I loved this book, it is a stunningly original piece of writing. So, we’ve been drinking all evening. What is your failsafe plan to avoid a hangover and your go-to cure if you do end up with one?

I wish! Too much red wine kills me, especially if I don’t take on enough water, so I watch that – I only drink it with a meal, with maybe a final glass afterwards. Too much strong beer is bad. I can only handle one or two whiskies of an evening. Generally I’m OK with rum and coke (or gin and tonic) so if I’m in it for the long haul, I stick to that. 

The only hangover cure is time: have a slow, easy day afterwards with lots of fluid, lots of sugar, several naps, and a couple of beers in the evening before an early night.

After our fabulous night out, what would be your ideal way to spend the rest of a perfect weekend?

If I was somewhere warm then a day on the beach would be ideal. But in Scotland it would be a walk or a cycle to enjoy the peace and the space. A good film in the evening is always nice.

Brian, thank you for chatting with me this evening, it has been great fun.

Brian’s latest book, The CalDat Investigation, is a techno thriller set in Scotland. It is available in ebook format and you can buy a copy here. The book formats part of a three book series, but they can be read in any order.

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Glasgow PI Grant Cairns is asked to investigate a company called Caledonia Data (CalDat) which is suspected of being a conduit for dark money and fake news. As he follows a lead, he finds himself linking with an old colleague, ex-DS Amanda Pitt, who has become obsessed with explaining a murder at a Glasgow hotel, where the murderer could not possibly have known the victim and who died at the scene.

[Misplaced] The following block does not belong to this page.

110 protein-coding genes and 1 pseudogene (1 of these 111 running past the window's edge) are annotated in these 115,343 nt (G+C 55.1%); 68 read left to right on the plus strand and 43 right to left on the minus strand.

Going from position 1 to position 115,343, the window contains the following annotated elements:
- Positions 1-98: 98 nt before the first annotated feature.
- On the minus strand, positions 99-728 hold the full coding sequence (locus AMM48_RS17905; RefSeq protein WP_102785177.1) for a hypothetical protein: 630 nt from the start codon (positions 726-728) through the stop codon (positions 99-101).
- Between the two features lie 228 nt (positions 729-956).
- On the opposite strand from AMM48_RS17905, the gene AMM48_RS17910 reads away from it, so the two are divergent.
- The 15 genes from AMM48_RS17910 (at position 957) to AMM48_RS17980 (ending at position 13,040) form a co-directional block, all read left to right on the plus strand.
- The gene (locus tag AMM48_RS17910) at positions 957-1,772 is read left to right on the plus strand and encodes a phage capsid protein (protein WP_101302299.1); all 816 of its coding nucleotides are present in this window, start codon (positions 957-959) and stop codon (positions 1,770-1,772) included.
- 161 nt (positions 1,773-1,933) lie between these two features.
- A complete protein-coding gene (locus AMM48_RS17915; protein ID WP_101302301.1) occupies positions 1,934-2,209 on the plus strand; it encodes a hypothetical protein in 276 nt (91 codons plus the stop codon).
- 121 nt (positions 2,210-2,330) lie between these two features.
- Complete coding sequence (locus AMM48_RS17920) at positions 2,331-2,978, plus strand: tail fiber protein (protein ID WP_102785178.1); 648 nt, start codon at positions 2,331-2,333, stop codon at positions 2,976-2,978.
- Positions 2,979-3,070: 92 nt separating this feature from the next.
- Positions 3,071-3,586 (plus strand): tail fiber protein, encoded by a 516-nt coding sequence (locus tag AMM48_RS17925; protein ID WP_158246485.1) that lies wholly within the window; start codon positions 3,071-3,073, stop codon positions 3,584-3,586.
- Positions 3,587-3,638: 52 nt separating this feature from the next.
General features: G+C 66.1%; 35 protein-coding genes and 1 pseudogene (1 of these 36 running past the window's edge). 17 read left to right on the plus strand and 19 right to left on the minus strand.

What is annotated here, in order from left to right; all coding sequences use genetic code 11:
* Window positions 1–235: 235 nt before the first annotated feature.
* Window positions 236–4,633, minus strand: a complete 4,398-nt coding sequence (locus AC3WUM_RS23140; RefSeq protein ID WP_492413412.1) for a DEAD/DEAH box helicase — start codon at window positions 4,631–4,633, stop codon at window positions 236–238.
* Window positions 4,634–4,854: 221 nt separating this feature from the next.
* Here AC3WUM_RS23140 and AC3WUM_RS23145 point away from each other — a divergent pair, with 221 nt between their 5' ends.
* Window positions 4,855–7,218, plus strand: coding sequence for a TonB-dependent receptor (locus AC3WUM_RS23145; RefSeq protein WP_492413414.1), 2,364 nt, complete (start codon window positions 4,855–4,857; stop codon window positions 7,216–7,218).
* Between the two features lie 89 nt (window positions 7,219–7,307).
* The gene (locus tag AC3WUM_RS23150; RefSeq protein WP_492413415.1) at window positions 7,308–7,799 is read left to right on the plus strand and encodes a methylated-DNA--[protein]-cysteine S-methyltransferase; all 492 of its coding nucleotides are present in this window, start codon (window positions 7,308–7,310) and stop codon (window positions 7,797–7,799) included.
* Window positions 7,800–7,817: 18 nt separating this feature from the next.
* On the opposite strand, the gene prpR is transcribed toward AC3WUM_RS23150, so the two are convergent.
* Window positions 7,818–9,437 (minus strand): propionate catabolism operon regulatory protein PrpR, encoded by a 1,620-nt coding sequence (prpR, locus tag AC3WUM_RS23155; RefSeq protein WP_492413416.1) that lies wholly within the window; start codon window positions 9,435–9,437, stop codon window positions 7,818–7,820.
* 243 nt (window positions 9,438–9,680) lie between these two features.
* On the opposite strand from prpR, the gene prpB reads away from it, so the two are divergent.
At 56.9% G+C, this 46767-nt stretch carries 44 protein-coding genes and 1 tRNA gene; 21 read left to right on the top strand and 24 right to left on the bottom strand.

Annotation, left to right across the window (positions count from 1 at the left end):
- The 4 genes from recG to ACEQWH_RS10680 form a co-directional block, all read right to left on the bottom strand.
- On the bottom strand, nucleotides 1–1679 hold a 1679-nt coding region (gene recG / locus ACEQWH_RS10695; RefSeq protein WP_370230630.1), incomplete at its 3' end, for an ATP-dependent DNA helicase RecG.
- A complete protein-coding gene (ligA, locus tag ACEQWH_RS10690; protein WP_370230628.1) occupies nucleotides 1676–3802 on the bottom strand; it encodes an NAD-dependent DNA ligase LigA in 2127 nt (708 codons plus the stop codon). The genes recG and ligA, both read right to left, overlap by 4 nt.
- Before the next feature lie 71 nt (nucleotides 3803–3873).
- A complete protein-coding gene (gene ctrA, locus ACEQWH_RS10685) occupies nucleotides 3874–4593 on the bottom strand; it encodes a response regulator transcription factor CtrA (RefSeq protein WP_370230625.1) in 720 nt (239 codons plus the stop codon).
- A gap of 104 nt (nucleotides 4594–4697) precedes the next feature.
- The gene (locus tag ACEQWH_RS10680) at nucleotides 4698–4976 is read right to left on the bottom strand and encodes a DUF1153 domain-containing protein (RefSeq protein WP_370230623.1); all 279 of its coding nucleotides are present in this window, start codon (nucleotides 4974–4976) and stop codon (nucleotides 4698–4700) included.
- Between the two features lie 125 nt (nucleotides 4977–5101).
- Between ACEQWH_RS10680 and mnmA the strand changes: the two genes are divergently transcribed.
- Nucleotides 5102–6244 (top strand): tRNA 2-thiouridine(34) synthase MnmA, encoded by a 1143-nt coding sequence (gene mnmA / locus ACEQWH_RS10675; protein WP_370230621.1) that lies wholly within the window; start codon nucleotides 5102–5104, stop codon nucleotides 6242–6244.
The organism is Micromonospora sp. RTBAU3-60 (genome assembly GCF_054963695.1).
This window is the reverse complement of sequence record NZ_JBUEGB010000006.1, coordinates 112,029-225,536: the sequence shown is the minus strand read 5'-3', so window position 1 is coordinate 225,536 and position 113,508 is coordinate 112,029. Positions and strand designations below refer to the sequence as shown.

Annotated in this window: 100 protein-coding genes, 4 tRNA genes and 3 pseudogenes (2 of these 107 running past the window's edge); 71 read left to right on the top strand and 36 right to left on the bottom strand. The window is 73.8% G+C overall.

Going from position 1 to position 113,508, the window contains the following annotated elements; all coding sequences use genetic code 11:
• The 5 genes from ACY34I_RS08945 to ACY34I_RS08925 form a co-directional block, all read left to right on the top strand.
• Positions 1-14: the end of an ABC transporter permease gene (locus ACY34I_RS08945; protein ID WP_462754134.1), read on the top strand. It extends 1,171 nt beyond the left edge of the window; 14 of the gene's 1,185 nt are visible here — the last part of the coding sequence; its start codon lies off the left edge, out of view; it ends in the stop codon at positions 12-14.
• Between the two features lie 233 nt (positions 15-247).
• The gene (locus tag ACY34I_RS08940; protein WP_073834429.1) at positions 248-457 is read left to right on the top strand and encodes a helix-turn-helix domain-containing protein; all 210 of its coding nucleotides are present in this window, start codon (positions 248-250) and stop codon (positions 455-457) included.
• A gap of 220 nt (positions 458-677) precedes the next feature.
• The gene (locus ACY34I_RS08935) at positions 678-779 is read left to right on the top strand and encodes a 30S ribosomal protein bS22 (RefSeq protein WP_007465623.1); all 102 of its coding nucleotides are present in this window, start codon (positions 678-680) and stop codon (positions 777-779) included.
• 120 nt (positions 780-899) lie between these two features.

The two of them find their investigations are linked, and that an online hate campaign against an MSP could have fatal consequences for her.

Meanwhile, Martin McGregor’s past life comes back to haunt him, and the world of online abuse becomes very personal for him.

Brian Stewart was born in Rutherglen (near Glasgow) and brought up in Grangemouth. He went to Glasgow University and Jordanhill Teacher Training College, and taught in Edinburgh before moving north to the Highlands. He lived and worked there for many years in education in various roles, including as an OU maths tutor. In 2017 he and his wife moved to Broughty Ferry to be nearer their families.

Having retired from education, he is focused on my writing.

He and his wife enjoy travelling. Highlights have included cycling in Alaska, swimming in the Blue Lagoon, and climbing Vesuvius. They’ve seen Uluru at dusk and at dawn, and swum in the Olympic pool under Sydney harbour bridge. Furthest north they’ve been was North Cape, west was the Pacific coast of Vancouver Island, and of course New Zealand took them furthest east and south. All of that background will seep into his writing in due course in some way or another.

When not writing, he tries to keep fit and to play the guitar and golf (not simultaneously). He is in Broughty Ferry Rotary and also supports his District in his role as Assistant Governor in District 1010. One of the great bonuses of being a Rotarian is the ability to visit other clubs – most recently in Hong Kong and in Blenheim (South Island). He keeps in contact with other writers through social media, writers’ events, and the Angus Writers’ Circle, whose members are a really supportive bunch.

He self-published Digital Circumstances and Digital Investigations. The next in the series, The Deaths on the Black Rock, was published by ThunderPoint on October 23rd 2018. For the follow-up he went back to self-publishing, and The CalDat Investigation came out in February 2021.

You can find out more about Brian and his writing via Twitter and Instagram.